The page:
I have had my Stromanthe sanguinea triostar for a few years now, and it’s one of those plants that has really blossomed into something of a statement piece in my houseplant collection. As part of the Marantaceae family it is definitely the easier-going relative in my experience, and I often get questions about how to keep its leaves looking lovely. This plant gang which includes maranta, ctenanthe, calathea and stromanthe have a tendency to show their unhappiness through marks on their foliage.
This question of brown tips on houseplants is a fairly common one, and in this post I wanted to share some quick tips on how to ‘read’ what could be causing your plant to show signs of stress in this way. This post will help if you have any plant with brown edges (not just on a Stromanthe), I wanted to mention this one as a way of introducing the issue as it’s a common complaint of this particular family. I’d recommend reading this post in conjunction with Why are my leaves turning yellow? if you are having any other leaf related problems.
There’s no avoiding the fact that brown tips or edges can look a little unsightly and detract from the overall appearance of your plant. The foliage of the Marantacae family has a tendency to be quite thin and ‘paper-y’; not thick and waxy like Monstera or Ficus leaves for example. Basically, the plant is struggling in some way and it’s often associated with an under-watering issue. There are a few reasons that can cause this, so try to determine what could be causing the issue from the points below.
The easiest issue is to do with frequency; if none of the following reasons seem applicable, your plant just needs more water than you are currently giving it. So increase watering and monitor, easy! I have found adding in a self watering spike to my Stomanthe really helpful in addition to regular watering, or sitting on a tray of pebbles is a handy tip too. Just water the tray and the plant can soak up any extra water it needs. You want to avoid the plant getting very dry for any length of time.
◊ PLANT NEEDS REPOTTING
If your plant has been growing new leaves and doing well above the surface, it will also have been growing roots and that means that it could very well need repotting. If the plant is root-bound or stressed in some way, watering will be a lot less effective as the roots are constricted. Repot the plant into a slightly bigger pot and loosen the roots well when potting on (don’t skip this step!)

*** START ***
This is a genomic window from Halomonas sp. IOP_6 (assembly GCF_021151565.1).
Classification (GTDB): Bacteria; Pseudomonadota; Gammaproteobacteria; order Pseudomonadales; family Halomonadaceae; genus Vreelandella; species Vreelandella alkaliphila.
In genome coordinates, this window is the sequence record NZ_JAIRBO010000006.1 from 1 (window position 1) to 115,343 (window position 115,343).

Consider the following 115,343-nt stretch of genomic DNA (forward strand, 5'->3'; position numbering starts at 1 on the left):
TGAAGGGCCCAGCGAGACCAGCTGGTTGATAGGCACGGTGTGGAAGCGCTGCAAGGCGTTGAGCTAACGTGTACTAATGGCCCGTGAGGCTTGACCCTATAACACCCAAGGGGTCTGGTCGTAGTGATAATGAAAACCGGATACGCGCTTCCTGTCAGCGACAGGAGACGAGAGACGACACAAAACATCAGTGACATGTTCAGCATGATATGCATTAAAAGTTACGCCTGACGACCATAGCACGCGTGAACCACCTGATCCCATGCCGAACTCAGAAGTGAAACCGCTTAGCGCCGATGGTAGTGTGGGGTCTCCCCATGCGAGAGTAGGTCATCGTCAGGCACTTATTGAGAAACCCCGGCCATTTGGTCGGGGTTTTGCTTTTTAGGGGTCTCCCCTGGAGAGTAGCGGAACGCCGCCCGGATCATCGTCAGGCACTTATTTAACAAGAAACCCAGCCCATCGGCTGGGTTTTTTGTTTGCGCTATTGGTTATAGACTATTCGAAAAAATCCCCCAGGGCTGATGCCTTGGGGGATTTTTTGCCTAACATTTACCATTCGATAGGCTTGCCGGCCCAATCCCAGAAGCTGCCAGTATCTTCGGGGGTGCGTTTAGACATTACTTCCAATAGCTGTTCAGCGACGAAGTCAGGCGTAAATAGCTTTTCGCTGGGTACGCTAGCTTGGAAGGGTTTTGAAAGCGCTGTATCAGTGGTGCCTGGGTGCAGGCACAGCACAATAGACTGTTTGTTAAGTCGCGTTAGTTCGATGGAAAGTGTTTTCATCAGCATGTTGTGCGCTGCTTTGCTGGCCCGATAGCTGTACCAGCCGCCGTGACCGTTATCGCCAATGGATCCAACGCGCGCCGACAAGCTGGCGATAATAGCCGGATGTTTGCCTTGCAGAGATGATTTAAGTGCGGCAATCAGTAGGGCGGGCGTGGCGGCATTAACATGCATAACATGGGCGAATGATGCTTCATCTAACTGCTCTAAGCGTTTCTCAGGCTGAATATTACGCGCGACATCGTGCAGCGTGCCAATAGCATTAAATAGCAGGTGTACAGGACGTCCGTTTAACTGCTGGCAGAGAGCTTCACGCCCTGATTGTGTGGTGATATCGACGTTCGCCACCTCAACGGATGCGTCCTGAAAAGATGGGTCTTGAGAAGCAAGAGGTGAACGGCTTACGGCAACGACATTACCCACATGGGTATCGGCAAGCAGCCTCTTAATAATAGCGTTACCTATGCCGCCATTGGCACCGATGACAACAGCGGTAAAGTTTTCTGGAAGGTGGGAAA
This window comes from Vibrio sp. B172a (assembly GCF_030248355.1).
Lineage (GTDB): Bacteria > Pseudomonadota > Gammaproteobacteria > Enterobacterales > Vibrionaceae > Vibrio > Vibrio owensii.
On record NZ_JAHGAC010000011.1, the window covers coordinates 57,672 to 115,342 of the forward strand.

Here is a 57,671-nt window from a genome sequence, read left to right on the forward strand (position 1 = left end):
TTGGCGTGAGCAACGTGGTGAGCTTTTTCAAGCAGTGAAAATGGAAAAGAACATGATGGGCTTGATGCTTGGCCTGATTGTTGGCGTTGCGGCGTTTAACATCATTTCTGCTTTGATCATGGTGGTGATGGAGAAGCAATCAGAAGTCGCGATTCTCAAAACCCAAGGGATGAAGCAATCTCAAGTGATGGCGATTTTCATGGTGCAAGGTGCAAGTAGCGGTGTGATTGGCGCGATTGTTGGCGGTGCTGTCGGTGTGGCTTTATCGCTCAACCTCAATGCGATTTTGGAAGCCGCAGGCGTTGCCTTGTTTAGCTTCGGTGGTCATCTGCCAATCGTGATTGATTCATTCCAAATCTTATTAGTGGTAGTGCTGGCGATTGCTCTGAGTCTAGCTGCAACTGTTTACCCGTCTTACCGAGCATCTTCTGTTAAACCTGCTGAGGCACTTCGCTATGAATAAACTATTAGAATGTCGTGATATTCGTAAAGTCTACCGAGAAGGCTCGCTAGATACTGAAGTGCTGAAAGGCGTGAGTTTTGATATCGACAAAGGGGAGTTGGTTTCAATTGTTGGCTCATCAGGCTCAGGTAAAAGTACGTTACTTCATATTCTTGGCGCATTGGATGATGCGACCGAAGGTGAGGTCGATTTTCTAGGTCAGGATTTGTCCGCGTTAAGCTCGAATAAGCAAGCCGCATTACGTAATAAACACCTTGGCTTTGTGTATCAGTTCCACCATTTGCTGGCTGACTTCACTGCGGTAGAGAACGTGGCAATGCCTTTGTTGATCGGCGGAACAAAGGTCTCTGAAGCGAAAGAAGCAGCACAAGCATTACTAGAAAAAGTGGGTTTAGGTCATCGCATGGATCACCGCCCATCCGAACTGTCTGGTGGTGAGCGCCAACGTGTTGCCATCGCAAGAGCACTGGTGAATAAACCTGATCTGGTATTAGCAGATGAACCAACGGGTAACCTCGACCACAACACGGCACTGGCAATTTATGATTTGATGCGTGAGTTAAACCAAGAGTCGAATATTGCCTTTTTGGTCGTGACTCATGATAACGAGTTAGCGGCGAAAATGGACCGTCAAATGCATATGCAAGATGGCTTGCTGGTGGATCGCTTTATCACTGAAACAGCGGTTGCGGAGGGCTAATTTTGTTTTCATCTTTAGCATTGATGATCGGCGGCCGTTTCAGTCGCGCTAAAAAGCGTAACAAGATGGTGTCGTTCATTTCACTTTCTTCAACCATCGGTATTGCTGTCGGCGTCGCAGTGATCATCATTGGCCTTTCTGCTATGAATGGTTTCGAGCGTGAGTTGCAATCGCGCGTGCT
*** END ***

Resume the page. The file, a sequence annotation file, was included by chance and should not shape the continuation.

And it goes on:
◊ DRY AIR / LOW HUMIDITY
Over winter in particular, our homes can be quite dry environments; central heating is hell for houseplants! So make sure your plants aren’t placed in close proximity to radiators or open windows, they really won’t like it and this can cause the edges of your foliage plants to crisp up and brown. Be aware of this with plants such as palms in particular and those with ‘thinner’ leaves such as the Marantaceae family. I like to huddle my plants together which can increase humidity, or the use of a humidifier can be beneficial (not all homes are suited to this though). I also like to give my foliage plants a shower every few weeks to keep the leaves free from dust.
◊ROOTS ARE DAMAGED
If your plant has been in the same pot for a while, the soil around the roots can sometimes get quite compacted. In this situation, I will do a soil ‘refresh’ by discarding the current potting mix, washing the roots and repotting in fresh compost before watering. Inconsistent watering can definitely exacerbate this issue – in particular leaving the plant to get quite dry, followed by a heavy watering and ‘flooding’ the pot. This can cause damage to the roots and prevent them from adequately taking up enough water. In this case I would remove any dead or damaged roots and cut the plant back a bit to allow it to recuperate.
If you have been regularly fertilising your plant over the growing season, or there is a build up of salts in the soil, this can often cause brown tips. A way to resolve this issue is to increase watering for a while to flush out the salt build up (and it might sound obvious but make sure there are holes in the bottom of the pot!)
◊ POTTING MIX TOO HEAVY
The soil might not suit the plant so be sure to consider this when potting (I’ve got a post coming soon about soil mixes – thank you readers for the request!) If the potting mix is too heavy there might not be enough aeration for the roots, which will put them under stress and this can result in brown tips.
OTHER THINGS TO CONSIDER:
◊ STRAW COLOURED PATCHES
This can be caused by watering with water that is too cold; tepid – room temperature water is better! If the water is very cold this can shock the plant, revealing itself as dry straw coloured patches on the leaves (not necessarily at the tips – but something to be mindful of).
◊ A NOTE ON TERRACOTTA POTS
If you use terracotta pots for some of your plants, be aware that you will need to treat these plants differently to those in other types of pots, as they can soak up water. They can be great for cacti and succulents, however I don’t often like to pot my leafy plants in them as I often find myself under-watering them.
To summarise, the main causes of brown tips on your plants are:
PLANT NEEDS REPOTTING
DRY AIR / LOW HUMIDITY
ROOTS ARE DAMAGED
POTTING MIX TOO HEAVY
Hope this was helpful, thanks as always for reading,
3 replies on “How to avoid brown tips on houseplants”
Home interiors are not as humid as exteriors, and are even drier in arid climates. We are fortunate that our tropical species are not often damaged, particularly since the water is slightly alkaline.
Thanks ms.laura for your tips.Just brought a green stromanthe and your tips have greatly open light.Please continue your blogg ms.laura; so many beginners like myself need your experience.Be well.🌹🌹😊
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Thank you so much Rita, welcome to houseplanthouse! best wishes to you, Laura 🙂